Luxury amenities and full-cruising capabilities

So, with such a rich abundancy of electric power and a long lasting range of almost complete autonomy, this catamaran is set to re-define the combination of luxury cruising with performance sailing. Luxury, that´s often a matter of being able to use the same household appliances which make our daily life at shore so convenient.

Note the mirrors

The HH 44 offers all of them, and even more. For example, in the very roomy and tasteful designed owner´s bathroom I was happy to discover an electric towel dryer. Such a small appliance that can make life so much easier. A washing machine, dishwasher in the galley up and many more little “helpers” not only add to the impressive price tag here, but also and foremost add to the label “luxury sailing” which is truly earned.

Fine Carbon details

HH Catamarans utilizes latest production techniques. This can be seen by looking at the bare numbers: The HH 44 has a displacement of 10.2 tons (empty) and 14.5 tons with maximum load. Compared to the Nautitech 44 for example, that’s 1 ton lighter. Even more, almost 3 tons lighter than the 12.8 tons of the Excess 14. How is this achieved? Carbon, lightweight sandwich layups and even prepreg-applications are used to build the boat.

Guest bathroom, fully equipped

Here and there the shipyard offers a glimpse onto these facts by having bare glossy painted Carbon there to admire, for example in the bathrooms. People who know will easily recognize the thumb-metallic sound when knocking on the materials, which is a totally different sound from ordinary GRP layups.

The slim guest cabin forward

Both boats are made for four persons who will love their aft cabins, but there´s also another guest cabin in the front with a single bed. At least here a small window nearly at the height of the head of the occupant is offered. I guess this is the cabin that will remain unoccupied anyway or utilized otherwise as additional stowage. Let´s check the performance data, now that we´ve seen her interiors.

Performance through High-Tech

In the 44/45 footer class there isn´t much to compare the HH 44 to. So let´s stick to the Nautitech Open 44, the Excess 14 and the Outremer 45. The upwind sails area of the HH 44 is said to be 116 square meters, whereas Nautitech, Excess and Outremer clock in with 105, 135 and and 106 square meters. Being the lightest of them four boats sporting the second biggest area of canvas up in the wind, it should be clear which one performs best.

Note the slim daggerboard housing?

The Excess 14 is an excellent, easy to sail cruising catamaran which exceeds the projected sailing performance by the shipyard by far. But it is not a performance cat – as well as the Nautitech, both have no daggerboards which gives both the Outremer and the HH Catamaran a much better directional stability and upwind performance with significantly lessened leeway. I haven´t sailed the HH 44 (yet) but I´d say a match race between her and the Outremer 45 would be a great feat.

C-shaped Carbon-made daggerboards

The HH 44 has rounded (C-shape) daggerboards made of carbon fibers, hence provide a huge safety margin, high stability with flexing capability and are easy to operate due to their light weight. Besides these features, walking the deck and inspecting the running rigging, I notice so many great details, like the Carbon shrouds with soft shackles or the tall 90 cm stanchions which provide maximum safety.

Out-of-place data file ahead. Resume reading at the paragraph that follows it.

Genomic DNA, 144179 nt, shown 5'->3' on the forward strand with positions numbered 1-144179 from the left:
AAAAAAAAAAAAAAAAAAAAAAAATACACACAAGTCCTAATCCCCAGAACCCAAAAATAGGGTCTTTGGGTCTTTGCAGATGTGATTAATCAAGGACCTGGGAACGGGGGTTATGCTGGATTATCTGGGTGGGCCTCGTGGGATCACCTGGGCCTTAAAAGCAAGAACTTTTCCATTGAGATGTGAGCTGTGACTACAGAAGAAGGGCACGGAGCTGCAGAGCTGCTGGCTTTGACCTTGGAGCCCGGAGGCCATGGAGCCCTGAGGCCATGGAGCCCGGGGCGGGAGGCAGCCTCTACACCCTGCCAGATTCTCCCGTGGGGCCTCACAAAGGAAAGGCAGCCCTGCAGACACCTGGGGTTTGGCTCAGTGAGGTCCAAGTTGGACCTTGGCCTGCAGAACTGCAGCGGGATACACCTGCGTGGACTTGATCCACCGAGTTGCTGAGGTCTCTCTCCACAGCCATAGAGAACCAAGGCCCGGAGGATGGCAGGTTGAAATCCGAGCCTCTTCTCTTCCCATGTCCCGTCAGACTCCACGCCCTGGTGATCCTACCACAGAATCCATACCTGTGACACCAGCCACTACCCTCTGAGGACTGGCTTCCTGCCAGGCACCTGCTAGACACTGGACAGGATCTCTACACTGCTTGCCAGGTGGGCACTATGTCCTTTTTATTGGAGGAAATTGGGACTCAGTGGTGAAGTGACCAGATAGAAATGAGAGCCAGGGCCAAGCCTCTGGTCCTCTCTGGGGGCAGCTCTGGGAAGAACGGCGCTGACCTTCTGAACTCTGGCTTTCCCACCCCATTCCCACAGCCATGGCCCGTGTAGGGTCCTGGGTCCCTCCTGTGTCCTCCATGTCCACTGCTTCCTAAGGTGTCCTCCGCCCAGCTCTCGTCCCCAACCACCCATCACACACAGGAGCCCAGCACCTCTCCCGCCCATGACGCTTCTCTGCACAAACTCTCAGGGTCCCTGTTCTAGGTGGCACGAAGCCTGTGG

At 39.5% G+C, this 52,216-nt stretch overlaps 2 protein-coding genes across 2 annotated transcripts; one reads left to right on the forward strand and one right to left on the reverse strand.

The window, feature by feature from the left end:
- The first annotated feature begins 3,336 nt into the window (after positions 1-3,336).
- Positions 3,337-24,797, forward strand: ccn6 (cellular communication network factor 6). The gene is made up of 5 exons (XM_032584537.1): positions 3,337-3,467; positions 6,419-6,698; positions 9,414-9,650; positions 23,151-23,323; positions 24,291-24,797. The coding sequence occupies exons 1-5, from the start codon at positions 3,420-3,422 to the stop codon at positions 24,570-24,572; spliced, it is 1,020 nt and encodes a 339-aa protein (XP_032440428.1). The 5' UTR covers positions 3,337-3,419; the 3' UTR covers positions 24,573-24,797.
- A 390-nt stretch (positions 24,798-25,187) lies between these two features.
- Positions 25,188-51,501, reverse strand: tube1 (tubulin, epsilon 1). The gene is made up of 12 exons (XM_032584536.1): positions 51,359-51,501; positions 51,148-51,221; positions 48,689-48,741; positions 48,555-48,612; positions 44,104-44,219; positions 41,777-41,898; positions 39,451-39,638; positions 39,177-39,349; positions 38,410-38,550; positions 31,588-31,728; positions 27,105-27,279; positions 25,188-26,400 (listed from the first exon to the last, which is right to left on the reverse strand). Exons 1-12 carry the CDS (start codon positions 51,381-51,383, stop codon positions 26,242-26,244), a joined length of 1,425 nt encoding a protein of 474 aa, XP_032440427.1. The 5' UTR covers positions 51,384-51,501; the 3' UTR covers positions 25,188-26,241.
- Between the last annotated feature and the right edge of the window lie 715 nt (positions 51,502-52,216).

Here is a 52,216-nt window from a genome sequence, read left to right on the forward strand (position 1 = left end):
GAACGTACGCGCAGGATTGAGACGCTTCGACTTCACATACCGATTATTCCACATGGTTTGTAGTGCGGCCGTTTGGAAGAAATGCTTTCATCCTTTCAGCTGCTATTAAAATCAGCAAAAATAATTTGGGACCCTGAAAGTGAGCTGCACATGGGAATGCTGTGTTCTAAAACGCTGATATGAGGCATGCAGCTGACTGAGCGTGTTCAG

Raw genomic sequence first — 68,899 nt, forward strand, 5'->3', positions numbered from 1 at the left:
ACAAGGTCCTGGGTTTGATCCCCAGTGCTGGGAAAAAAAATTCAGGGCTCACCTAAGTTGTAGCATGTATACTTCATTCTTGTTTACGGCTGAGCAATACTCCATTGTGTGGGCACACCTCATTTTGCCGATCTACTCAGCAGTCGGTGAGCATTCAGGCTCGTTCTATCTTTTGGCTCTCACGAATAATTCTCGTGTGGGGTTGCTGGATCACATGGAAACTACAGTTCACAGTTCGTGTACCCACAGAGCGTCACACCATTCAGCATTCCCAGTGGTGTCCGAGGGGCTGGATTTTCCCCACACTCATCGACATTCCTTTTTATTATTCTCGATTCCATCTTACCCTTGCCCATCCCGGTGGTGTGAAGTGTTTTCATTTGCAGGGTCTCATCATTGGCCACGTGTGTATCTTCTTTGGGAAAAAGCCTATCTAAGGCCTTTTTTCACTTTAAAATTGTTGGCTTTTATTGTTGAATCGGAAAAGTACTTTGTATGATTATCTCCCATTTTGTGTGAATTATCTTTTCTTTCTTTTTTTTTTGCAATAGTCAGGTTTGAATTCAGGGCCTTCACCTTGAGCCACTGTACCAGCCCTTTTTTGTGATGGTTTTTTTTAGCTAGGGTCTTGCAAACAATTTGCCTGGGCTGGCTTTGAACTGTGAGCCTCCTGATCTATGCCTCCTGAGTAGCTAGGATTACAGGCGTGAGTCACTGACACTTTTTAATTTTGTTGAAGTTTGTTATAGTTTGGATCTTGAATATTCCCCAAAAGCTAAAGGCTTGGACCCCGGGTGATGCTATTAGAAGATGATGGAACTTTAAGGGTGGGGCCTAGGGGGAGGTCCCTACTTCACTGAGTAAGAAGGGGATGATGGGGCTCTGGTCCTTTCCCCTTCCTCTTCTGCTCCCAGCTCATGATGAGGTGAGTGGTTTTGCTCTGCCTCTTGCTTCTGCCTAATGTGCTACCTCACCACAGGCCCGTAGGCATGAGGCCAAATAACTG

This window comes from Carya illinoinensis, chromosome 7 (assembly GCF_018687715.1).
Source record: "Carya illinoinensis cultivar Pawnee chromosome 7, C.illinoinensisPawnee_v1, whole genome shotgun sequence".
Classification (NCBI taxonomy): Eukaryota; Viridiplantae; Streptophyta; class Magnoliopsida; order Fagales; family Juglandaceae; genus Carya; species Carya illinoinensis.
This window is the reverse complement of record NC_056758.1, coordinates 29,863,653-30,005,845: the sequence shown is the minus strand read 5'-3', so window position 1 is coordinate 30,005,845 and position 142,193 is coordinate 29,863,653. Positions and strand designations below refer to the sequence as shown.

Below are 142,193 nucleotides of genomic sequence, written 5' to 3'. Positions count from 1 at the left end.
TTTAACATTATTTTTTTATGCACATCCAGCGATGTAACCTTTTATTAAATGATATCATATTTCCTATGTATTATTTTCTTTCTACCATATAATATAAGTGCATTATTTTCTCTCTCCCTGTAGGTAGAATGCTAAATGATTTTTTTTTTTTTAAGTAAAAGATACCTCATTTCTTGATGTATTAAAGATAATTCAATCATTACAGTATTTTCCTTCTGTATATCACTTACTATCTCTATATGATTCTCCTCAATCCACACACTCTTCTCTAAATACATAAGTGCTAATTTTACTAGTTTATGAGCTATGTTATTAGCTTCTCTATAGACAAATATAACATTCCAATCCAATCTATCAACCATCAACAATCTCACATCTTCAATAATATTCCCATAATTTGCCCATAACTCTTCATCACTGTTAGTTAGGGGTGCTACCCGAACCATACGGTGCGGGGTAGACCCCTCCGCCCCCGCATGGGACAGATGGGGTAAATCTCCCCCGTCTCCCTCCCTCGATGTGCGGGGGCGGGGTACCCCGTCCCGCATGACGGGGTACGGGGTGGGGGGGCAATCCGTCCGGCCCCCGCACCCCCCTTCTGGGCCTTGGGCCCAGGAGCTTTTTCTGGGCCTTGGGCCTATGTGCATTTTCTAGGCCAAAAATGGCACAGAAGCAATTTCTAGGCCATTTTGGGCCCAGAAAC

So precious!

The HH 44 is a classy sports catamaran with two full-sized helm stations in the cockpit. The starboard side features the primary plotter and all control panels for anchor windlass, all electric winches (which can also be operated by foot) and some secondary displays for wind and log-data. Like on the Outremer 52, the steering wheels are mounted on a pivoting stand.

The almost perfect steering station

So in active “fun” sailing mode, the wheels are put to the outer face of the hulls, granting perfect view over the leeward hull. In cruising mode or during bad weather phases, the wheel is put to middle position (as shown in the pictures) to grant a dry stand for the helmsman underneath the hardtop and they can even pivot further into the inside of the cockpit, maybe useful in long motoring sessions.

All lines at hand in one place

The handling of all lines and winches is ergonomically perfect, all is well protected. I must say that for my taste a bit more “exposure” to the elements wouldn´t had been bad as I deemed the forward vision through the cabin windows an bit obstructed. Excess and Outremer have much more exposed helm stations in this matter. On the other side, aboard the HH 44 safety is apparently of utmost importance and a such this explains the decision for the positioning the helmstations this way.

A perfect ship?

Praise for the HH 44 is unison high. These boats win awards like Tiger Woods in his golden days. This year the catamaran was nominated for the prestigious “Multihull of the Year”-award. And as rumors go, they haven´t won because of the – surely justified, but ridiculously – high price of well over 1.5 million Euros. I can clearly see why the yachting magazines and blogs are full of admiration for this boat: Her finishing and building quality is close to flawless.

High coamings, safe boat!

So I leave the boat after my intense time aboard. I leave her over one of the foldable bathing platforms, which also brings me back to the beginning of this article. Comparing the HH 44 to the ENTERPRISE D, with a “best view” and some more awkward angles. The closed stern with a foldable bathing platform is the reason for the strange looks of the HH 44. Now that I understood that safety is the main thing on this boat – I can see the advantage of having such a closed stern.

I can make my peace with it

This is a view I could grow into and make my peace with. Yes, the high-active fully exposed Outremer 45 helm station is super exciting and makes for the most adventurous shots, but at the same time, standing a watch up there in really bad weather is clearly much more dangerous than on the HH 44. In the end, this catamaran shows how high class boatbuilding goes if tooling, machinery, material choice, intense high-class labour and of course a later price to be paid is all but secondary. The full order books of HH Catamarans speak for themselves, as well as the opening of a second high-tech production facility in Cebu. Impressive!


You might as well be interested in these related articles:

Carbon overflow: Gunboat!

At the Outremer shipyard

Sea Trial of the Excess 14 catamaran